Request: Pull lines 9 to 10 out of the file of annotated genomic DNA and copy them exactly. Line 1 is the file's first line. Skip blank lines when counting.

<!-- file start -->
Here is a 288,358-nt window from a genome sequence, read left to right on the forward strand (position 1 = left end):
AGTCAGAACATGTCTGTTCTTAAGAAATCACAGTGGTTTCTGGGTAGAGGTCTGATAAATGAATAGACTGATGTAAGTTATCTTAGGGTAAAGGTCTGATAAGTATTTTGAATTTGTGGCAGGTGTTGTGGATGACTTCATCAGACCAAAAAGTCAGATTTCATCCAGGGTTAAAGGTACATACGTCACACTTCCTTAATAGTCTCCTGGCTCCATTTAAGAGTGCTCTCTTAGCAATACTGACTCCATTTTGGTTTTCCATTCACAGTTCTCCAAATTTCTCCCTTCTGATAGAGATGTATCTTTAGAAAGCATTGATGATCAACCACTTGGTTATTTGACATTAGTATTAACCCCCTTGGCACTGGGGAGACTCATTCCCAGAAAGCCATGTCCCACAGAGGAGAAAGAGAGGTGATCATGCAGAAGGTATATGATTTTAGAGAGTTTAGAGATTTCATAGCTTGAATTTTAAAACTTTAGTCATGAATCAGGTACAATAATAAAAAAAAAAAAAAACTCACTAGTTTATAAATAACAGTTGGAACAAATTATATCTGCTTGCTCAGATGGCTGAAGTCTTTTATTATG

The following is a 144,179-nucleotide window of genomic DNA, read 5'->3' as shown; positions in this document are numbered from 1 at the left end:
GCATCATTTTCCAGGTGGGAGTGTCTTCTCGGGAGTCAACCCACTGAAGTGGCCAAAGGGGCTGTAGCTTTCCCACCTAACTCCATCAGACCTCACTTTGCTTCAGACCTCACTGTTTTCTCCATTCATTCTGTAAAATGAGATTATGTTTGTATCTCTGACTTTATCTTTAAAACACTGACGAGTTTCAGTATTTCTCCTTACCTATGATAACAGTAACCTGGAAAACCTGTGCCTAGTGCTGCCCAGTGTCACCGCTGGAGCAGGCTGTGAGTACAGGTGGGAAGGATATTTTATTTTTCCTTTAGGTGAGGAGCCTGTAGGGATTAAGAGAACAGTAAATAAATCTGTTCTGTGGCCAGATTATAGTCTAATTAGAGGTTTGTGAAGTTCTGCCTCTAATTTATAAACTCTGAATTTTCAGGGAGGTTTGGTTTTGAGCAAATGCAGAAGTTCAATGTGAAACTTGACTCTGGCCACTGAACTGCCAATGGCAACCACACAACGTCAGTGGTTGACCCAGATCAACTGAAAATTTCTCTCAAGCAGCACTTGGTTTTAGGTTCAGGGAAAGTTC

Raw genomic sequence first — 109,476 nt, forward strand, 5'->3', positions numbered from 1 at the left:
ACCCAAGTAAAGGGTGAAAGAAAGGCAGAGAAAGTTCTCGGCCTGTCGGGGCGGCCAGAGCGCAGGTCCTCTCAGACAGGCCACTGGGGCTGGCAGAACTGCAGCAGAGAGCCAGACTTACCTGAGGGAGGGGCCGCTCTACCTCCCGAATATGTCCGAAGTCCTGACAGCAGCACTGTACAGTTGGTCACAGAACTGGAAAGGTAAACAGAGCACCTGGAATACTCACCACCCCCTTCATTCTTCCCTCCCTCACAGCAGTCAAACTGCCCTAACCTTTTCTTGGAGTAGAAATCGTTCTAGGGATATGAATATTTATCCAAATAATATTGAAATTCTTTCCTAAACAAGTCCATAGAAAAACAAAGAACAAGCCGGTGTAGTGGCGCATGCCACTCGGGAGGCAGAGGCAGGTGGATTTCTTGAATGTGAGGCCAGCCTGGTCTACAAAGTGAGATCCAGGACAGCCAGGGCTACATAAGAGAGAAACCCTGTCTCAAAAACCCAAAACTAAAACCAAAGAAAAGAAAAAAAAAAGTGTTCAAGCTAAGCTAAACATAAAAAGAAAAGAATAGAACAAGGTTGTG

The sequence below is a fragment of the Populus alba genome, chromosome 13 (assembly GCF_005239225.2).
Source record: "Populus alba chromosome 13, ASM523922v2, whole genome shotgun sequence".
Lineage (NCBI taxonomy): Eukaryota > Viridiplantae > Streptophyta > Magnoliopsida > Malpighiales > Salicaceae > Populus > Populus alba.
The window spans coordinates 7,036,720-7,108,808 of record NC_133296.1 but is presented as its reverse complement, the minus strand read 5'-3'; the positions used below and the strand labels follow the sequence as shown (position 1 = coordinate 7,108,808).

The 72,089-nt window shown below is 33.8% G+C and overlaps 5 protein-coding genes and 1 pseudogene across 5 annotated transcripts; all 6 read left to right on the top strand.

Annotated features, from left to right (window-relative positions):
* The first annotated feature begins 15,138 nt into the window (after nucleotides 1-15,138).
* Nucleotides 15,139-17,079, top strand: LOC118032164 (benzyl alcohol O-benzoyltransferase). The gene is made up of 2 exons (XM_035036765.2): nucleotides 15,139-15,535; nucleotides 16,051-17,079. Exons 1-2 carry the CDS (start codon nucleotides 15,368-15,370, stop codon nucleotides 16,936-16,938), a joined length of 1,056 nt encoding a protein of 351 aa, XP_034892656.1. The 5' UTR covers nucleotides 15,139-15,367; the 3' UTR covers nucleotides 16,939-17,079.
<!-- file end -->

Lineage (NCBI taxonomy): Eukaryota > Viridiplantae > Streptophyta > Magnoliopsida > Malpighiales > Salicaceae > Populus > Populus alba.
The window spans coordinates 7,036,720-7,108,808 of record NC_133296.1 but is presented as its reverse complement, the minus strand read 5'-3'; the positions used below and the strand labels follow the sequence as shown (position 1 = coordinate 7,108,808).